Monday, September 13, 2010

trip to the doctor

Just got back from my trip to the doctor, due to the continued digestive problems.

I first took a máquina (cab) but he took me too far, so he dropped me off and told me to get a cab back the way we had just come. I asked a nice lady how I could get to the clinic, and she helped me get into a maquina going the other direction. It was a '74 VW beetle (I asked what year). The last time I rode in a VW beetle was the one we had when I was little, so that was a neat little trip down memory lane. I even remembered the smell that VW had.

Anyway, he took me directly to the hospital so he charged me 1 CUC rather than the 10 pesos cubanos it should've cost. He wanted to wait for me and then take me home to get more money from me but I politely refused.

The hospital was a little confusing at first. Go here. No, go there. Talk to that person. Finally I found some nice people who helped me, and within 10 minutes I was talking to a doctor, having a bizarre conversation about diarrhea in Spanish. He said it sounded like I have an intestinal parasite or amoeba and that he needed a stool sample to verify.

After a very awkward time in the bathroom, and a very awkward exchange of said sample, I waited another 15 minutes in the lobby. The doctor said that it had come back negative for parasites, but since only 35-40% of parasites are normally present in feces, he said he would treat me as if I did have one. I certainly feel like that's the right diagnosis, so I said ok.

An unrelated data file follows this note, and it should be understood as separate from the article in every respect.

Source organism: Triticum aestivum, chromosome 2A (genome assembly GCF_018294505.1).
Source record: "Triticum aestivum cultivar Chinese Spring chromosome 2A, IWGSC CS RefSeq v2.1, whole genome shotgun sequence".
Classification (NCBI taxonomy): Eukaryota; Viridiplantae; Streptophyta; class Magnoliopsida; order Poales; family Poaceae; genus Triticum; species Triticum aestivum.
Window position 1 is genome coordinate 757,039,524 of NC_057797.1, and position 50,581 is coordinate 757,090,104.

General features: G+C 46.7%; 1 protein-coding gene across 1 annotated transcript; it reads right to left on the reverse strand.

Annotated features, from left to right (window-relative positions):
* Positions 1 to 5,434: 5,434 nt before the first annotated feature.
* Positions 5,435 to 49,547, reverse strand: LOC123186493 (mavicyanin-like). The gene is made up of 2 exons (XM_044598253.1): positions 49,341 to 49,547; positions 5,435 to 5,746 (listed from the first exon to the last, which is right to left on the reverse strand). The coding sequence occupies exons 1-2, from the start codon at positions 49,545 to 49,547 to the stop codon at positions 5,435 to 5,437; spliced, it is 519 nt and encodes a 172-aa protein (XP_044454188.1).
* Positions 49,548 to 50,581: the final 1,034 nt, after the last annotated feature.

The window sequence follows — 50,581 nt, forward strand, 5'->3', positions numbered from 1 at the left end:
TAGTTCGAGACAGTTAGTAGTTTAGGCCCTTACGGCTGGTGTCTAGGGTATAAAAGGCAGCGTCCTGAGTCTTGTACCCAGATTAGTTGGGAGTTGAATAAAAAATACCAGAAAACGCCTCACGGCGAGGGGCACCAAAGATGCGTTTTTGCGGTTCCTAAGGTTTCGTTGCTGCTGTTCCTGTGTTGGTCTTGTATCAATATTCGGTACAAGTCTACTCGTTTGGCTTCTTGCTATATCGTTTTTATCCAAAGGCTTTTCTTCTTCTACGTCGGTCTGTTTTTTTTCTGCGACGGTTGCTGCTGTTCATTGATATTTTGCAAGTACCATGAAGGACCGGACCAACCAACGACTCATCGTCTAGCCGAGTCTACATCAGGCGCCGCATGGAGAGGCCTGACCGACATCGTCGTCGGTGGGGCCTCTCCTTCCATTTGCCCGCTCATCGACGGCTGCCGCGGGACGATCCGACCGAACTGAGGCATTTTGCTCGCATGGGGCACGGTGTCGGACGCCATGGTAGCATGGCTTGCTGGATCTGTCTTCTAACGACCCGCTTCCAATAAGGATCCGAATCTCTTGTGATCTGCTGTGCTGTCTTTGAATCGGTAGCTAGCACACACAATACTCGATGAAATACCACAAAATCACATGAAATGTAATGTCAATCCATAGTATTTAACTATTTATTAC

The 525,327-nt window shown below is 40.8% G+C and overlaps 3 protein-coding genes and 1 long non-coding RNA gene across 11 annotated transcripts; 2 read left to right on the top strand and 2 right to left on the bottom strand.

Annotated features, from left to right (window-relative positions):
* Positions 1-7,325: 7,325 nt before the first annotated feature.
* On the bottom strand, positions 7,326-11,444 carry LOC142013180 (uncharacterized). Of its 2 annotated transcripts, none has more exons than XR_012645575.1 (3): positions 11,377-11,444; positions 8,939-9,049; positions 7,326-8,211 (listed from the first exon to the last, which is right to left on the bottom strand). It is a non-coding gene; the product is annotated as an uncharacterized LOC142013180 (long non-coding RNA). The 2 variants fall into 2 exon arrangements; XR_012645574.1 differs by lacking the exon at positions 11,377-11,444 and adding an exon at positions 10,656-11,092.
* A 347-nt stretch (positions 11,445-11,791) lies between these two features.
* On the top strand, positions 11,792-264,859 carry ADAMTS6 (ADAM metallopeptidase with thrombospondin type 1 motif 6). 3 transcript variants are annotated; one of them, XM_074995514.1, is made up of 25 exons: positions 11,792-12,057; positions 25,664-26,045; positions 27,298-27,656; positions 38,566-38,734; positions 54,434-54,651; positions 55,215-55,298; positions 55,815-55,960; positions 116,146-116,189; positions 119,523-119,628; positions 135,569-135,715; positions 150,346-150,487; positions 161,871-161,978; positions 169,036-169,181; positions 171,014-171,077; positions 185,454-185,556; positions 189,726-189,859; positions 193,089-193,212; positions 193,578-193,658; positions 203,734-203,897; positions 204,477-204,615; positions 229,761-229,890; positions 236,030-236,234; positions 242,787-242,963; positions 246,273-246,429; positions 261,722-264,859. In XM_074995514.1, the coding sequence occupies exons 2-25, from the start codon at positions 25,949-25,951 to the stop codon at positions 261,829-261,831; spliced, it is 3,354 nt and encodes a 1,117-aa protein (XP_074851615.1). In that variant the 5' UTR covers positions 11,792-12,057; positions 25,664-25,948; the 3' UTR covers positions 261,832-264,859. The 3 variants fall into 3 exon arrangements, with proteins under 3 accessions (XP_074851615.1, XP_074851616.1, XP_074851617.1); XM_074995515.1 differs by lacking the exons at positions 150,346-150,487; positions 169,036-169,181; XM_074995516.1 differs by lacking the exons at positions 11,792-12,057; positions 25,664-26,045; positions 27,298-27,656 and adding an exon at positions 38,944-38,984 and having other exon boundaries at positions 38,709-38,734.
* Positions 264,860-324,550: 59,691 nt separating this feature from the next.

Then I went through the hoops again to get my medicine. The pharmacy in the hospital has all these glass cabinets with medicine displayed. Really bizarre, just like in stores with their glass displays usually sparsely populated with inventory. They gave me a form at the pharmacy that I needed to get to the finance people, so I went back and forth and finished the paperwork. My health insurance card for Cuba did the trick. I think the whole visit was like 32 dollars.

The hospital itself was one that I think is mostly for tourists or diplomats. It was not a crowded public hospital. One thing I like about it is the nurses. They still wear flattering white nurse uniforms, complete with pillbox hats. Other than that, it was very normal, modern hospital.

My treatment:
Antibiotics (I think that's what it says, but the box is Spanish)
Folic acid
Rehydration tablets
No milk
No products that contain sugar, including fruits vegetables and beans (bananas ok)
Drink plain yogurt 3 times a day
He also said not to eat food on the street, especially if the conditions look bad (basically eliminates all street food)

After my embarrassing cab journey to the hospital, the one back was very smooth and cheap. Now I need to find yogurt (requires a trip to the special grocery store far away) and buy some tupperware so I can save dinner leftovers. I'm sad that I was told by a doctor not to be buying food on the street. It's so cheap and easy. Now I'll have to be more thoughtful about the quality...

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